First-time author and retired amateur steeplechase jockey Anne Hambleton lives on a farm in Vermont where she trains and competes thoroughbred ex-racehorses. In Raja, her novel for young people, and horse lovers of all ages, a thoroughbred with early Kentucky Derby hopes falls victim to injury—and to the dark side of horseracing.

Raja tells his story, cycling through owners and riders, triumphs and tragedies to emerge as a competitor in steeplechase (distance obstacle course racing). The novel mirrors Hambleton’s own work with equine rescues and racetrack retirees.

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Having Raja tell his own story is reminiscent of Black Beauty, the children’s classic by Anna Sewell. Was that an inspiration?

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Absolutely. I loved Black Beauty as a kid and read it over and over. I was one of those horse book junkies. Enid Bagnold’s National Velvet—I was blown away by the descriptions.

How did the plot for Raja come about?

In Vermont, you spend a lot of time in winter doing your barn, and it occurred to me that the story was sort of staring me in the face. My five horses are all on their third and fourth careers. I was thinking about their lives and how they’d done so many different things, and I just thought someone should do a modern-day Black Beauty about a racehorse. They really were the inspiration for writing this book.

What was the process like for you?

I had the luxury of writing it over two years, so I could sit in the barn and think about what the horses were observing and smelling. I could go to New Holland Auction where horses are sold [many for slaughter]. I could go to MidAtlantic Horse Rescue, which is the thoroughbred rescue facility that I based the one in the book on.

Why did you decide to tell this story as a novel for young people?

I really wanted to share the horse world with an insider’s view and depict a “could be true” tale in an engaging, yet informative way, to transport the reader into another world—a real world. When I think back on the books I really loved when I was a kid, those were the ones that stuck—the ones with real places. I still imagine galloping across the English countryside on The Pie in National Velvet, and I still want to go to and see the ponies swimming at the pony penning in Chincoteague [from Marguerite Henry’s book, Misty of Chincoteague]. I would love to have Raja speak to kids in the same way that so many great horse books have spoken to me.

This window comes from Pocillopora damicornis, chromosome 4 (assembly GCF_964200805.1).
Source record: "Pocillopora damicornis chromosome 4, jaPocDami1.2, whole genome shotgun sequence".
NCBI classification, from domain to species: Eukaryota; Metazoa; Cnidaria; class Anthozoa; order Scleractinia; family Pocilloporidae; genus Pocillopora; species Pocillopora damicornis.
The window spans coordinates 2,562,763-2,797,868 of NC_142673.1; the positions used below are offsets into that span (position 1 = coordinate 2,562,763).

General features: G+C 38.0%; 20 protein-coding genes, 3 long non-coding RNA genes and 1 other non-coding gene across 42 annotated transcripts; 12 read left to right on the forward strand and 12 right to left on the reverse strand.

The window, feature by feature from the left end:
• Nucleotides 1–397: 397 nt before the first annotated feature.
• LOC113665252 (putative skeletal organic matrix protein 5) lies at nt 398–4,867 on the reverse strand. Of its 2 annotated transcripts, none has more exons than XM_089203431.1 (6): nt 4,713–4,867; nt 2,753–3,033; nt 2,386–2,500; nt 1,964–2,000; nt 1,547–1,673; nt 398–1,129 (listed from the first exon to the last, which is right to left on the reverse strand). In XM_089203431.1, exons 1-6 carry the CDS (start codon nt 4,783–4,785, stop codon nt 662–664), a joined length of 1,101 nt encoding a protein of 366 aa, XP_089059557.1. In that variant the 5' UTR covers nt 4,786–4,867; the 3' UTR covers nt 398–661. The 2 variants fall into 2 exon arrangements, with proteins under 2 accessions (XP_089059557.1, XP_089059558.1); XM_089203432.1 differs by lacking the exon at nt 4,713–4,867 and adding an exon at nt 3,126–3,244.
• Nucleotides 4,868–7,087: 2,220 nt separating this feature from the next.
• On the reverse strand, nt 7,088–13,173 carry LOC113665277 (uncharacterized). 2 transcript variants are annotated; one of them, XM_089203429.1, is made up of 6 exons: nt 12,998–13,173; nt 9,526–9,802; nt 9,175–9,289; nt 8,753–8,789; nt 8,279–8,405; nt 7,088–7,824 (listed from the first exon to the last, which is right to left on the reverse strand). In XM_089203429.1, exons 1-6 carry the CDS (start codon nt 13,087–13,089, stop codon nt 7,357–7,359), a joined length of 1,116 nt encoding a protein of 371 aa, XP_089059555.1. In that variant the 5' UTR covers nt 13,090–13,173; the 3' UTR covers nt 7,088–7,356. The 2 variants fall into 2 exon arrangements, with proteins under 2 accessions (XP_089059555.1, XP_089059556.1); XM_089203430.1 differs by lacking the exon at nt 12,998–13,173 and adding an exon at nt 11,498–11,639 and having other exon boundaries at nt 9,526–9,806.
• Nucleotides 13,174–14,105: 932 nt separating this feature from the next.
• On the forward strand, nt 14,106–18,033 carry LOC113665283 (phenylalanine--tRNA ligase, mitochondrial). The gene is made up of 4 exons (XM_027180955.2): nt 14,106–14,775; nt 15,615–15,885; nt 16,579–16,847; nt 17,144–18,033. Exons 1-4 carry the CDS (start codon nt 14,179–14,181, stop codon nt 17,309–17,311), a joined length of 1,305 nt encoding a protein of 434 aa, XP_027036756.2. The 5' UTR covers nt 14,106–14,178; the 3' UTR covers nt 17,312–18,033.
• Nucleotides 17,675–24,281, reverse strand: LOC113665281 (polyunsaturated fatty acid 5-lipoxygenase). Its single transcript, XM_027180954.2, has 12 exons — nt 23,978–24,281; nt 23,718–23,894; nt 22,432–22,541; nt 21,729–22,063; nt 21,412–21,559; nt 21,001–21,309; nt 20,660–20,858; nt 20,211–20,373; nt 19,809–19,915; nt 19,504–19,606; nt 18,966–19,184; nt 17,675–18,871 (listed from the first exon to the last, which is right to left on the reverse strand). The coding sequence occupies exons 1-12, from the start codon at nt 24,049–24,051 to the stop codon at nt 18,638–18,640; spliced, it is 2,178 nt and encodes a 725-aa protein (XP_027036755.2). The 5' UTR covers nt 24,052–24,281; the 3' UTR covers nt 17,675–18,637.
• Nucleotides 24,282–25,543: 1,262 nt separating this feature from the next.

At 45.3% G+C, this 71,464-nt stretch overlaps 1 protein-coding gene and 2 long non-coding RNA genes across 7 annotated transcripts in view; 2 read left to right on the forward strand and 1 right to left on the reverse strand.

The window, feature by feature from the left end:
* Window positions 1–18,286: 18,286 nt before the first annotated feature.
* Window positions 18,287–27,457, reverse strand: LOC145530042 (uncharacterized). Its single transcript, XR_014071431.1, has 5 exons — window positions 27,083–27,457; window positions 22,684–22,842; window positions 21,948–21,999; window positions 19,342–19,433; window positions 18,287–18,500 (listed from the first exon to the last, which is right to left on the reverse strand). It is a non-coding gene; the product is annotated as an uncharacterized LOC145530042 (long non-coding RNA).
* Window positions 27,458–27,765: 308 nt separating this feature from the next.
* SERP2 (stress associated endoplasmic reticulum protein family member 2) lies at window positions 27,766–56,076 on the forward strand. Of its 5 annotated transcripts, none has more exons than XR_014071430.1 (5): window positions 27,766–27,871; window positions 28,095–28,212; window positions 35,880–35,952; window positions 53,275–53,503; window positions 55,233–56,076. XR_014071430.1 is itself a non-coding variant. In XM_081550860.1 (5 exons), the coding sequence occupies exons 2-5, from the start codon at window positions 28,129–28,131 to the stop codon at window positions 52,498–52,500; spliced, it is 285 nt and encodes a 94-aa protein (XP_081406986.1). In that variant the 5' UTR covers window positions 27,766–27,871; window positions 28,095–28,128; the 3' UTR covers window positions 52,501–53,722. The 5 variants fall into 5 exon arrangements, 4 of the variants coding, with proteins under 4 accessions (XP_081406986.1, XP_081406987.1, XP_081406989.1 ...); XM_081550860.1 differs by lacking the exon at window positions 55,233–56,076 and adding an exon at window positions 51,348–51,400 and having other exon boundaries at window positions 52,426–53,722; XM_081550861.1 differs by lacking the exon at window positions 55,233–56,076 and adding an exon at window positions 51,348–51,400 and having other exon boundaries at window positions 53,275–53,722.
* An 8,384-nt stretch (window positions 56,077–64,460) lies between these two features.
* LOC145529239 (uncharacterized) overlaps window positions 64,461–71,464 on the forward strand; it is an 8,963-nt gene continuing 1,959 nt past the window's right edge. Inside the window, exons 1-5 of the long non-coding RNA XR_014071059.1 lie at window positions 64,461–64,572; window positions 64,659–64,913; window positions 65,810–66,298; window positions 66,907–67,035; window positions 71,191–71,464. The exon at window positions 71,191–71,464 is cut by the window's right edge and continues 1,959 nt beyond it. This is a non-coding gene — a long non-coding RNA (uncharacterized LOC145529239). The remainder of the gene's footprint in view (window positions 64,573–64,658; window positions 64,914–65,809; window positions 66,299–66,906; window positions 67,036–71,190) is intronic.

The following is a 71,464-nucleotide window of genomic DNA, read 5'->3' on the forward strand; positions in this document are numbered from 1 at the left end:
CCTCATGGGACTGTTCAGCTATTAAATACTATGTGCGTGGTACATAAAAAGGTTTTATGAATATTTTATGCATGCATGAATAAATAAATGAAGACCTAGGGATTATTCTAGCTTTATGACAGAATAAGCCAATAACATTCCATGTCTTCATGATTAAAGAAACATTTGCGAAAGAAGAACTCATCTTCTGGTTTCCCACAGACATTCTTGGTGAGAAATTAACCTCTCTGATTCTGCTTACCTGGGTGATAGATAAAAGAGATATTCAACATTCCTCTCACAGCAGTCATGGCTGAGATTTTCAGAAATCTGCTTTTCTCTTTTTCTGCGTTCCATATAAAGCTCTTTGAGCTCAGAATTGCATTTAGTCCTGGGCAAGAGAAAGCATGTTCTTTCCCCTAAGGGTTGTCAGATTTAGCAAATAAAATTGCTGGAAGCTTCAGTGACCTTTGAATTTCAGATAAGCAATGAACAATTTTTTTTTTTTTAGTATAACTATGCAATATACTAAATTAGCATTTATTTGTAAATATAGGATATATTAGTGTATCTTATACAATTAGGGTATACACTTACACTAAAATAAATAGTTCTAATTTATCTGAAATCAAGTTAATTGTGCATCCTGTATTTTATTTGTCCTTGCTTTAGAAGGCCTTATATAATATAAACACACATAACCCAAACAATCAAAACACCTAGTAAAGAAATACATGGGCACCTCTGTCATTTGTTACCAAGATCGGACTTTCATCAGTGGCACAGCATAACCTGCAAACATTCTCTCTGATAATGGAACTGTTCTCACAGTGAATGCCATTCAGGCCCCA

In the course of writing Raja, I had a number of interesting discussions with horsemen and women at the top of the sport—Olympians, Hall of Famers, etc.—about the books they read as a kid and most of them were avid horse-book readers. I'm convinced that the books they read as kids had a lot to do with the equine career path they chose.

The horses in your novel have distinctive “voices.” What was it like to imagine them?

It was fun. Shaddy and Holzmann are horses that I own. The real Holzmann didn’t go to the Olympics, but I think he could have! Prism, the little pony, is borrowed from a neighbor. I don’t know if she really cracks jokes, but she does have a sense of humor and she takes care of every kid that gets on her.

You include the dark side of racing: riders’ dirty tricks, horses that are drugged, abused and sold to kill buyers.

They’re big issues in the horse world. You can’t write a book and be true and ignore them. For example, the 1986 Kentucky Derby winner, Ferdinand, was sold for meat. Horses slip through the cracks and there are so many lovely horses that could go on to other jobs and excel at them. That aspect is pretty central to the story: it’s about the resilience and versatility of thoroughbreds.

You include a glossary of terms and some are pretty colorful: “two-minute lick,” “railbird,” “parrot-mouth,” “oxer.”

I remembered how it was when I was a horse-crazy kid. I wanted to suck up every piece of information. I toyed with the idea of defining the words in the text, but I thought, no, that’s not how horse people talk. I wanted it to be educational, informative and authentic—that is important to me—but still a fun read.

Why did you choose to include illustrations?

The artist is [Margaret] Peggy Kauffman. She’s a wonderful, award-winning equestrian artist who specializes in sculpture. The book has a sort of old-fashioned feel to it, I think, a bit like books I used to read. I remember some amazing illustrations in Black Beauty.

What do you hope your readers will take away with them after reading Raja?

A sense of empathy and a sense of awareness. Sometimes kids will come for a riding lesson, get on a horse and it’s like turning on car. They’re not really aware that this is another living creature that they’re communicating with. And to just have people understand the fun that you can have with horses and that they have fun, too.

Are you planning a second book?

I have some ideas for a sequel, but right now I’m working on a website associated with the book [rajaracehorse.com], and I’m going to do some fun stuff with that. I’ll have a section on the real horses with pictures and little bios, and [there is] a Derby prospect now called Union Rag that is sort of Rajalike—very talented and charismatic. He just won the Champagne Stakes, which Raja wins in my book. We’re going to track him just for fun.